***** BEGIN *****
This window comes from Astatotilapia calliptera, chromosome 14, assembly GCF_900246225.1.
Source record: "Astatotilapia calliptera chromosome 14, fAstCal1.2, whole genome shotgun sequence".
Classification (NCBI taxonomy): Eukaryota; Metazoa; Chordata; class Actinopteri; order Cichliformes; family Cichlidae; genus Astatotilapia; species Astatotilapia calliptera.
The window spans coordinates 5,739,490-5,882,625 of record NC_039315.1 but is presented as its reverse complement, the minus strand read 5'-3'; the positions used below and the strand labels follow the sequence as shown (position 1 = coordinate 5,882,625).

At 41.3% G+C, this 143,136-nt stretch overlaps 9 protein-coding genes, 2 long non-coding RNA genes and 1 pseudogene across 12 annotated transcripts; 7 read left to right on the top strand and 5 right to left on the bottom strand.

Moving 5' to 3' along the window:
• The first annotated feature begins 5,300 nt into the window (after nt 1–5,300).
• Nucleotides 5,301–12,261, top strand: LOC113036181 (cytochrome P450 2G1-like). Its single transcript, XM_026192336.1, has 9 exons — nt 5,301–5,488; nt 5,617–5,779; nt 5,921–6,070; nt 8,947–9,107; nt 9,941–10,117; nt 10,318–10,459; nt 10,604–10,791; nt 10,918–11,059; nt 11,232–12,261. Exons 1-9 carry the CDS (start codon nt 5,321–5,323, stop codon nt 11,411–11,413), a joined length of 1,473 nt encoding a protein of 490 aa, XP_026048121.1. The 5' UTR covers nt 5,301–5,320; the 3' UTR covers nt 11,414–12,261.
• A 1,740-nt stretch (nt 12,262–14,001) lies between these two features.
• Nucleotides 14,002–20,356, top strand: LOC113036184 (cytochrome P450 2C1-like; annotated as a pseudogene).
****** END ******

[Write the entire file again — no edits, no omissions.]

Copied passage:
This window comes from Astatotilapia calliptera, chromosome 14, assembly GCF_900246225.1.
Source record: "Astatotilapia calliptera chromosome 14, fAstCal1.2, whole genome shotgun sequence".
Classification (NCBI taxonomy): Eukaryota; Metazoa; Chordata; class Actinopteri; order Cichliformes; family Cichlidae; genus Astatotilapia; species Astatotilapia calliptera.
The window spans coordinates 5,739,490-5,882,625 of record NC_039315.1 but is presented as its reverse complement, the minus strand read 5'-3'; the positions used below and the strand labels follow the sequence as shown (position 1 = coordinate 5,882,625).

At 41.3% G+C, this 143,136-nt stretch overlaps 9 protein-coding genes, 2 long non-coding RNA genes and 1 pseudogene across 12 annotated transcripts; 7 read left to right on the top strand and 5 right to left on the bottom strand.

Moving 5' to 3' along the window:
• The first annotated feature begins 5,300 nt into the window (after nt 1–5,300).
• Nucleotides 5,301–12,261, top strand: LOC113036181 (cytochrome P450 2G1-like). Its single transcript, XM_026192336.1, has 9 exons — nt 5,301–5,488; nt 5,617–5,779; nt 5,921–6,070; nt 8,947–9,107; nt 9,941–10,117; nt 10,318–10,459; nt 10,604–10,791; nt 10,918–11,059; nt 11,232–12,261. Exons 1-9 carry the CDS (start codon nt 5,321–5,323, stop codon nt 11,411–11,413), a joined length of 1,473 nt encoding a protein of 490 aa, XP_026048121.1. The 5' UTR covers nt 5,301–5,320; the 3' UTR covers nt 11,414–12,261.
• A 1,740-nt stretch (nt 12,262–14,001) lies between these two features.
• Nucleotides 14,002–20,356, top strand: LOC113036184 (cytochrome P450 2C1-like; annotated as a pseudogene).